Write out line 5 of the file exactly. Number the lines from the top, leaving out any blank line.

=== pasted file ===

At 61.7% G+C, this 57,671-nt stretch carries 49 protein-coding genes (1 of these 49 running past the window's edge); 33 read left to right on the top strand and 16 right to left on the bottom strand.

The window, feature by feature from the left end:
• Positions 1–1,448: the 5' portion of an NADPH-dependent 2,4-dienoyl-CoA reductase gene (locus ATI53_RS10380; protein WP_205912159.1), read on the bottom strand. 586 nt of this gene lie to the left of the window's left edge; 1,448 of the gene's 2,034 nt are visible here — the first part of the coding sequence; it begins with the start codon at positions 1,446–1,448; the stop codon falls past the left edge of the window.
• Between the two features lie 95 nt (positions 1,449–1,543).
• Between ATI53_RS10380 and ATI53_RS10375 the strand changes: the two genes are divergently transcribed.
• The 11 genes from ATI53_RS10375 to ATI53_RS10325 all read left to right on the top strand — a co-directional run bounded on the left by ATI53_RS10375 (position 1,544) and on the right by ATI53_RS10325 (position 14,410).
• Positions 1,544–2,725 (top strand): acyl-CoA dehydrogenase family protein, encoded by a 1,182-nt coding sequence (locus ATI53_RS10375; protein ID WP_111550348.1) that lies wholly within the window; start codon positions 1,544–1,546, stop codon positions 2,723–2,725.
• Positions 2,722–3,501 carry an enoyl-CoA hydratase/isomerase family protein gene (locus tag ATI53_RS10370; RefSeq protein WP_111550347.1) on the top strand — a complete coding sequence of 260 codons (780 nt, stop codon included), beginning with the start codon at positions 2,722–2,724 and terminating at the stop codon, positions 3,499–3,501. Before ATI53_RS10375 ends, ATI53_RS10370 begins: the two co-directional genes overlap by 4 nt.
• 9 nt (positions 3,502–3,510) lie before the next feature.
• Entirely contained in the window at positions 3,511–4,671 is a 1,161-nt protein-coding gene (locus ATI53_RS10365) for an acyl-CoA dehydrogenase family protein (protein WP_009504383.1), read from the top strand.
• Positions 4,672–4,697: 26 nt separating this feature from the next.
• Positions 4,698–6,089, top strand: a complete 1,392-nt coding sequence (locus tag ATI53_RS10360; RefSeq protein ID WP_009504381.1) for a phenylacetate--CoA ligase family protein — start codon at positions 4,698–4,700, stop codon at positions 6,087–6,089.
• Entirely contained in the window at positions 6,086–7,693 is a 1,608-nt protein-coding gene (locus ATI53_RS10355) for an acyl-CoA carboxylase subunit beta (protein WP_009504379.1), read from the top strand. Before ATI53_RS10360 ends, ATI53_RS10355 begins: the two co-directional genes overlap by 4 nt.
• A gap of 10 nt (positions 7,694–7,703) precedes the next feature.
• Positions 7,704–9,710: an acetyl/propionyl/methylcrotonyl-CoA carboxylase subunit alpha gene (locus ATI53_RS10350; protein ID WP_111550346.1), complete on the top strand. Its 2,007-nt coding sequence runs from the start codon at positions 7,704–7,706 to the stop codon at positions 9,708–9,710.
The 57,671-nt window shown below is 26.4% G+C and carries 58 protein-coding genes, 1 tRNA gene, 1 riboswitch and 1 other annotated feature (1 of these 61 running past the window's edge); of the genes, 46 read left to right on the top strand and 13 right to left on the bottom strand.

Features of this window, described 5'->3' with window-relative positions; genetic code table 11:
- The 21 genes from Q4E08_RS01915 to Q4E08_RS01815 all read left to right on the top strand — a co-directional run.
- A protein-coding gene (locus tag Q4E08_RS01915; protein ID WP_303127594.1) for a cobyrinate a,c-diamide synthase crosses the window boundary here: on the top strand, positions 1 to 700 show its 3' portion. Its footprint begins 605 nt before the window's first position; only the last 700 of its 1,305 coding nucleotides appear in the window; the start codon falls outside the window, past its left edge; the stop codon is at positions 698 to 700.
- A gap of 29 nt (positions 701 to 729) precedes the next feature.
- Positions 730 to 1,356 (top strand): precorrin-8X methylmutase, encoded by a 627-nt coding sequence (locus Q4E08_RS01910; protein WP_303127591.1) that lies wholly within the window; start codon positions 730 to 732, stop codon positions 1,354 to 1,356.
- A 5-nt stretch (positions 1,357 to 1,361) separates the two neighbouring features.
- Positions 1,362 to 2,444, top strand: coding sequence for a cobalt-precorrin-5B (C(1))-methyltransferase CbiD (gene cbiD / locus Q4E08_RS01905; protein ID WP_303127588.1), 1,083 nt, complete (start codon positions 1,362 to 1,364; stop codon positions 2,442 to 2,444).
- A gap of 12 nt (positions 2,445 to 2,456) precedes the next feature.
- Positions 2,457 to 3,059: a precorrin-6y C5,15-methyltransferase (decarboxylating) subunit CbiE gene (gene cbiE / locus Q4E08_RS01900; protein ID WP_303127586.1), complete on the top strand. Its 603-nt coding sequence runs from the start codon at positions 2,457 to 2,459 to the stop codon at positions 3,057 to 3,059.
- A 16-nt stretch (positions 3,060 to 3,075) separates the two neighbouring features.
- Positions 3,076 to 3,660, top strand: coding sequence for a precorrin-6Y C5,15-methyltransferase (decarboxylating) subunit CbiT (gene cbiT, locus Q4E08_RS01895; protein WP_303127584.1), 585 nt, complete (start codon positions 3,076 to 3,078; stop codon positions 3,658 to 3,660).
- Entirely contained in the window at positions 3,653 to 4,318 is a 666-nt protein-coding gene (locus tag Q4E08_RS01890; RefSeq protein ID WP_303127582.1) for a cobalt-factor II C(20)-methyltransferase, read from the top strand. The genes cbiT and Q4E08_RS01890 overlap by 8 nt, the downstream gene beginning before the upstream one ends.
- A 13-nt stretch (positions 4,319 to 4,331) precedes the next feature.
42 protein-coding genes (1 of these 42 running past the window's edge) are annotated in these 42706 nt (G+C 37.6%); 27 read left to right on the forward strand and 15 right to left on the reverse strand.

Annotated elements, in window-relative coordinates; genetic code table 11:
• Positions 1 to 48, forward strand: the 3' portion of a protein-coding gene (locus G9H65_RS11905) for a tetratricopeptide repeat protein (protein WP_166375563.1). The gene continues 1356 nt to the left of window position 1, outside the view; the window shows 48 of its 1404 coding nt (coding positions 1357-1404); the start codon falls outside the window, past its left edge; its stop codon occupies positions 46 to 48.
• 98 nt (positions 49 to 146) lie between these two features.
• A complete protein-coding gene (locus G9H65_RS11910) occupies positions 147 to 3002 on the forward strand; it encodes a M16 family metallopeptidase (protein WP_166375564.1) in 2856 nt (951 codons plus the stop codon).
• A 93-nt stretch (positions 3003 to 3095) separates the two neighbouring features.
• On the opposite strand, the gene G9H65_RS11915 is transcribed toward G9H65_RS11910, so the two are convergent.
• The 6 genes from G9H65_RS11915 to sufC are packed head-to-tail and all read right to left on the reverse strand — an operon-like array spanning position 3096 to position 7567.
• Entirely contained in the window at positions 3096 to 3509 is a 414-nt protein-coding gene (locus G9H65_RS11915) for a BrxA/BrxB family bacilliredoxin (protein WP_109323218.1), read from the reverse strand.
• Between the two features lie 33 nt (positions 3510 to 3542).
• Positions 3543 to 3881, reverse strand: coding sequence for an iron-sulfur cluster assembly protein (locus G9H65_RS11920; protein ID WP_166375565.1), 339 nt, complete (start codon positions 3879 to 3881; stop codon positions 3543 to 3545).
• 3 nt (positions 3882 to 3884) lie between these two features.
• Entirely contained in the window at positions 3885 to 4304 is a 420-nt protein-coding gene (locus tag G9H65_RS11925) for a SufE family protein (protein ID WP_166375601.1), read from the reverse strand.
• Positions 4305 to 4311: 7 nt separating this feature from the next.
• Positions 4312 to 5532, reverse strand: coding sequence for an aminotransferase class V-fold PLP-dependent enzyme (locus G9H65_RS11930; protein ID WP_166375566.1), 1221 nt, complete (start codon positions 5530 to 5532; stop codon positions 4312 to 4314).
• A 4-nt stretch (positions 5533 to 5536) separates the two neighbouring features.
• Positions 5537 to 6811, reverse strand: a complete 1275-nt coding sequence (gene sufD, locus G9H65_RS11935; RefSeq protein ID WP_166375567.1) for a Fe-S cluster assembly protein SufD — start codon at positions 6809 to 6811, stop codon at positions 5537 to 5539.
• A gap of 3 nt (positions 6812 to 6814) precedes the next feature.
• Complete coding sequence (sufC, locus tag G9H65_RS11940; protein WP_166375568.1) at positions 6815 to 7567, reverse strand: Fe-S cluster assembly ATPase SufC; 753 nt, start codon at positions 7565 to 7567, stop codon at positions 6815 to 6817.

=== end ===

• Between ATI53_RS10380 and ATI53_RS10375 the strand changes: the two genes are divergently transcribed.